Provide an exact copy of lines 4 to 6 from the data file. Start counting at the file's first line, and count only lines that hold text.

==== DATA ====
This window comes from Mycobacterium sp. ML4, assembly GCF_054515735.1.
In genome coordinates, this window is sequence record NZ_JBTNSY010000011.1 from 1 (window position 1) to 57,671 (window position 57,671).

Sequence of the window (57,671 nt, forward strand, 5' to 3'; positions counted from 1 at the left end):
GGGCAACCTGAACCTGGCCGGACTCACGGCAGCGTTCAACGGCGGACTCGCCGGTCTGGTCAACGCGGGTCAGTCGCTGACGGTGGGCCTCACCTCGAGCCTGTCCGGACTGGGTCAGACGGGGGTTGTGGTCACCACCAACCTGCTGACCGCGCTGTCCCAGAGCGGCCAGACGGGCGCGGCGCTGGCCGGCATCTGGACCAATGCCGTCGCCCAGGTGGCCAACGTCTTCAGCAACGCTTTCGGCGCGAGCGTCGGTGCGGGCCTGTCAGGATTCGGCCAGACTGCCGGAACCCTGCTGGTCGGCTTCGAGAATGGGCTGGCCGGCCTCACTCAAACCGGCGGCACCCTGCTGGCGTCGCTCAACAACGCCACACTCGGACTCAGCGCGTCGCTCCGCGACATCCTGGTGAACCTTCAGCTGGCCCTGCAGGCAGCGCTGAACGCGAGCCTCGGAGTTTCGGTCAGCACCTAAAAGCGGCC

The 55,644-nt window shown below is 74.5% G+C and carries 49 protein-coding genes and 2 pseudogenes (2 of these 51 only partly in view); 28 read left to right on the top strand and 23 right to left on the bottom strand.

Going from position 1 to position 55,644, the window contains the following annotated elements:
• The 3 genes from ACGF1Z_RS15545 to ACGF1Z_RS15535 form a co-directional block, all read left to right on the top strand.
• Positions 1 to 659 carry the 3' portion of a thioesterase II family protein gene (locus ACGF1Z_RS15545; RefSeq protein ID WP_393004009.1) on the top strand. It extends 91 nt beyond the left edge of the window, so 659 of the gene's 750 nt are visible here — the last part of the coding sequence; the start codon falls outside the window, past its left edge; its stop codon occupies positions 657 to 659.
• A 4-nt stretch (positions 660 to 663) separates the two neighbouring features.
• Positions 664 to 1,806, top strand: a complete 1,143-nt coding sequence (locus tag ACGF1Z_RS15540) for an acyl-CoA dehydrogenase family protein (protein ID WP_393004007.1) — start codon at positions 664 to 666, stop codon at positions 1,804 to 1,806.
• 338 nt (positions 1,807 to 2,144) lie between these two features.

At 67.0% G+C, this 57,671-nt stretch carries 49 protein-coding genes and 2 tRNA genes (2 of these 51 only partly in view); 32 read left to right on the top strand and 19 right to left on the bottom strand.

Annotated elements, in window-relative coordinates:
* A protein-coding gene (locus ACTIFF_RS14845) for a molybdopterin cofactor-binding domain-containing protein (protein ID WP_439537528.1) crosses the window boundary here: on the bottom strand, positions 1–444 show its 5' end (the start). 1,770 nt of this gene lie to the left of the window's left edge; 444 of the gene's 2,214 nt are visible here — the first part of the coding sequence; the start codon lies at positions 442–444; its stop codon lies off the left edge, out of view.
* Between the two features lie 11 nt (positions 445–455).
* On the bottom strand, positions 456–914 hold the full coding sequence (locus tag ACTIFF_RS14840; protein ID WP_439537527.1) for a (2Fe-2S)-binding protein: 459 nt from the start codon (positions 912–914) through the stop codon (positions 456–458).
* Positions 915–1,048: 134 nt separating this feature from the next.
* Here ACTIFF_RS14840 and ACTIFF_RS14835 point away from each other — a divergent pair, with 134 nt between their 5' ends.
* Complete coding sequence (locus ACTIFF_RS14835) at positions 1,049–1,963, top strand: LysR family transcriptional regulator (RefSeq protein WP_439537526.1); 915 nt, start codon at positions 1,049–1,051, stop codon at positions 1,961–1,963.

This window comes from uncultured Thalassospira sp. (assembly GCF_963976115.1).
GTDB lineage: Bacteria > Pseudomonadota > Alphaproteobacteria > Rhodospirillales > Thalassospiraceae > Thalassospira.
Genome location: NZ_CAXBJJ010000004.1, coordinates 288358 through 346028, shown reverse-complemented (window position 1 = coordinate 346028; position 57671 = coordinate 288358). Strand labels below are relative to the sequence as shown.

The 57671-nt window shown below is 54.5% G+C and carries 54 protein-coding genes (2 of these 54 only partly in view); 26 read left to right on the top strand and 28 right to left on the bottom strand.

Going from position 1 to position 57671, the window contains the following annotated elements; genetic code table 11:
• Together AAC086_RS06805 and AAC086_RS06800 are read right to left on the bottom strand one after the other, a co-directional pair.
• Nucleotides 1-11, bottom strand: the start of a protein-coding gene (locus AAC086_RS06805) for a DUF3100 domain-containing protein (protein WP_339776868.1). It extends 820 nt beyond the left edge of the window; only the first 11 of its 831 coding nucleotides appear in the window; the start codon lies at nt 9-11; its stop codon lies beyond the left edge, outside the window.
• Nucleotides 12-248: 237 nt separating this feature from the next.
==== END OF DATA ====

GGGCAACCTGAACCTGGCCGGACTCACGGCAGCGTTCAACGGCGGACTCGCCGGTCTGGTCAACGCGGGTCAGTCGCTGACGGTGGGCCTCACCTCGAGCCTGTCCGGACTGGGTCAGACGGGGGTTGTGGTCACCACCAACCTGCTGACCGCGCTGTCCCAGAGCGGCCAGACGGGCGCGGCGCTGGCCGGCATCTGGACCAATGCCGTCGCCCAGGTGGCCAACGTCTTCAGCAACGCTTTCGGCGCGAGCGTCGGTGCGGGCCTGTCAGGATTCGGCCAGACTGCCGGAACCCTGCTGGTCGGCTTCGAGAATGGGCTGGCCGGCCTCACTCAAACCGGCGGCACCCTGCTGGCGTCGCTCAACAACGCCACACTCGGACTCAGCGCGTCGCTCCGCGACATCCTGGTGAACCTTCAGCTGGCCCTGCAGGCAGCGCTGAACGCGAGCCTCGGAGTTTCGGTCAGCACCTAAAAGCGGCC

The 55,644-nt window shown below is 74.5% G+C and carries 49 protein-coding genes and 2 pseudogenes (2 of these 51 only partly in view); 28 read left to right on the top strand and 23 right to left on the bottom strand.

Going from position 1 to position 55,644, the window contains the following annotated elements: